Every day, visitors to Blanche Macdonald’s CurliQue Beauty Boutique are greeted and treated by the expertise and artistry of Q-Talent Leader Jaylene McRae.
Q-Talent Leader, just to clarify, is a combination of Manager and Makeup Artist; two roles that Jaylene excels at. Everyone that walks through CurliQue’s doors is immediately impressed by her creativity, friendliness and professionalism. She makes it look easy.
Which is ironic, because the journey that took her to Vancouver’s best Beauty Boutique was anything but.
“I was adopted when I was three years old and grew up on a farm in Saskatchewan,” she explains. “I wasn’t sure where to identify with my culture and gender, which was really difficult for me. I lived in a community where boys were encouraged to play hockey and do farm work, which did not fit me.
“My escape as a child was my creative process. I wasn’t into sports or farming. But give me a piece of paper and a pen and I could have something that was my own. I thought dolls were beautiful and would make costumes. I was really inspired by fashion magazines. It was a farm, but there were still stores nearby!”
Jaylene left the farm and moved to Red Deer to attend college and study Fine Arts. She still had no idea that makeup would be an integral part of her future. Instead, she started to explore her identity on a journey that took her to Banff, Calgary and eventually Vancouver.
Jaylene’s not shy discussing the difficulties she encountered on the West Coast. It’s part of who she is.
“I got into an intense drug and alcohol addiction that lasted six years,” she recalls. “I didn’t have a home. I was literally on the streets. I was physically, emotionally, spiritually sick. I couldn’t go on any more. Somehow I was able to go to a recovery program in Surrey. The state I was in, I wasn’t able to make any rational decisions. I believe that a special energy rescued me. I can’t explain it. Even after all this time, I’m humbled by it.”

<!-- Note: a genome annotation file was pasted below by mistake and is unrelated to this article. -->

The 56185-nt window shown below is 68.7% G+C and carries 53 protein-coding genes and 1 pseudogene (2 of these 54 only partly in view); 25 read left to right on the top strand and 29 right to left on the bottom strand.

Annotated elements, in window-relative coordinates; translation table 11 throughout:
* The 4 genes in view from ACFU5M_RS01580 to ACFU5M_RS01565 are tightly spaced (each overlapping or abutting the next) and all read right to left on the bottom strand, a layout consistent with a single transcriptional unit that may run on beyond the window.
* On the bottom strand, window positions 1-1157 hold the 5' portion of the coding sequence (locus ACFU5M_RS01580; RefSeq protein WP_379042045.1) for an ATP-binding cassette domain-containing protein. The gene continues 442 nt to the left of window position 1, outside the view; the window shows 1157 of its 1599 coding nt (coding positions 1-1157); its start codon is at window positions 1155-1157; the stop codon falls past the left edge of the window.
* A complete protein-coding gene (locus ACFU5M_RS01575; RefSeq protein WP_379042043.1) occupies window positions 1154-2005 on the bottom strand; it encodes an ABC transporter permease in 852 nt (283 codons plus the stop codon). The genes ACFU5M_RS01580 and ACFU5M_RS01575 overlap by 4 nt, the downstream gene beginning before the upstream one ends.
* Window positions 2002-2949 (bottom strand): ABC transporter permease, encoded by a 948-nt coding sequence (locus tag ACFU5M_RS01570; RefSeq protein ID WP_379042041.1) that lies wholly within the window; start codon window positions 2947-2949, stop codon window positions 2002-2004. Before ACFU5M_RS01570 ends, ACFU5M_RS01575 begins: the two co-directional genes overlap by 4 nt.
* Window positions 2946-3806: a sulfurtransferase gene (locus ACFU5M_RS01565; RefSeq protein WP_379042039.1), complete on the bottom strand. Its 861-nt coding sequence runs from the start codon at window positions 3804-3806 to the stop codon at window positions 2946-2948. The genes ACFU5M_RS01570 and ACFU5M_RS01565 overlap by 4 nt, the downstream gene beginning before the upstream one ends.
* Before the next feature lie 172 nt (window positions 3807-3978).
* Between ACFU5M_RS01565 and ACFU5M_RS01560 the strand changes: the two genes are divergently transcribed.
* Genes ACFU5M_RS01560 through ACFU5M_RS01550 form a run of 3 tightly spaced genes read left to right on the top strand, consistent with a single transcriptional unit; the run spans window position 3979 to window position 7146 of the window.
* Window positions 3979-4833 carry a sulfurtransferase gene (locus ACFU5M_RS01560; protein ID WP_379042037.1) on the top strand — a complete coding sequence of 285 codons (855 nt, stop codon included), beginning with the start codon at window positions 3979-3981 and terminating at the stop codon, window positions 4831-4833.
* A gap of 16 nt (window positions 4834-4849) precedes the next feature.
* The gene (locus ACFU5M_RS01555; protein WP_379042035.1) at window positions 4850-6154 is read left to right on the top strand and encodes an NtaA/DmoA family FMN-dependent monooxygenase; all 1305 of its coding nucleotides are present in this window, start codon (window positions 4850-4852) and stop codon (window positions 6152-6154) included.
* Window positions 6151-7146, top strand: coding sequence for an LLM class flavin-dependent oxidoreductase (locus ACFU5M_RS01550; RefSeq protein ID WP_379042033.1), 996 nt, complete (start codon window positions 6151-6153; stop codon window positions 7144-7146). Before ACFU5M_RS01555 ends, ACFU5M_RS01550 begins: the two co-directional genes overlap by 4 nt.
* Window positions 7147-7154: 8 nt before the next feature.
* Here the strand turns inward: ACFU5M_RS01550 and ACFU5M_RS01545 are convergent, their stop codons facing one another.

It was at the recovery house that Jaylene was able to reconnect with her First Nations heritage and use the resources available to start moving her life, and her art, in a positive direction.
To anyone who feels that they don’t fit in, but find a freedom in arts, follow that instinct. That’s something really special.
“I wanted to develop a safety net. I met the Metis Provincial Council and got my documentation in order to get my Metis Status Card. I also learned that the Metis Provincial Council can provide funding for post-secondary school education.
“When I was living on the streets, I remember walking downtown and seeing students with their Blanche Macdonald makeup kits. For some reason I knew I’d eventually go to school there. It wasn’t possible for me then, because I didn’t have any money. I didn’t have anything. I just knew I wanted to go there.”
Having been clean and sober for two years, and armed with the knowledge that she was eligible for a Metis Provincial Council scholarship, Jaylene went for an enrolment interview at Blanche Macdonald.
“I was interviewed by Barb Johnston. All I had were some drawings to show her, but when it comes from the heart to the paper, people can read that. The Council paid my tuition, my rent and my supplies, and I got a part time job at a store on Denman, so I wasn’t a struggling student.”
Having been given an opportunity to turn her life around, Jaylene threw herself into her studies, reinventing her life as she learned.
“I knew I had to do well,” she explains. “I’ll never forget the feeling of overall gratitude. I’d never fit in anywhere, so to find that I could take what I was good at – art – from paper to people was great. I did really well at Makeup School. I was inspired by the people I met. My experience at Blanche Macdonald was really safe, inspiring, challenging, impactful and resourceful. It meant so much to me. It felt like a second chance.”
Jaylene began working at The Body Shop before she’d even graduated. Four months after she started, she was leading product training. Not long after, she was made an Assistant Manager.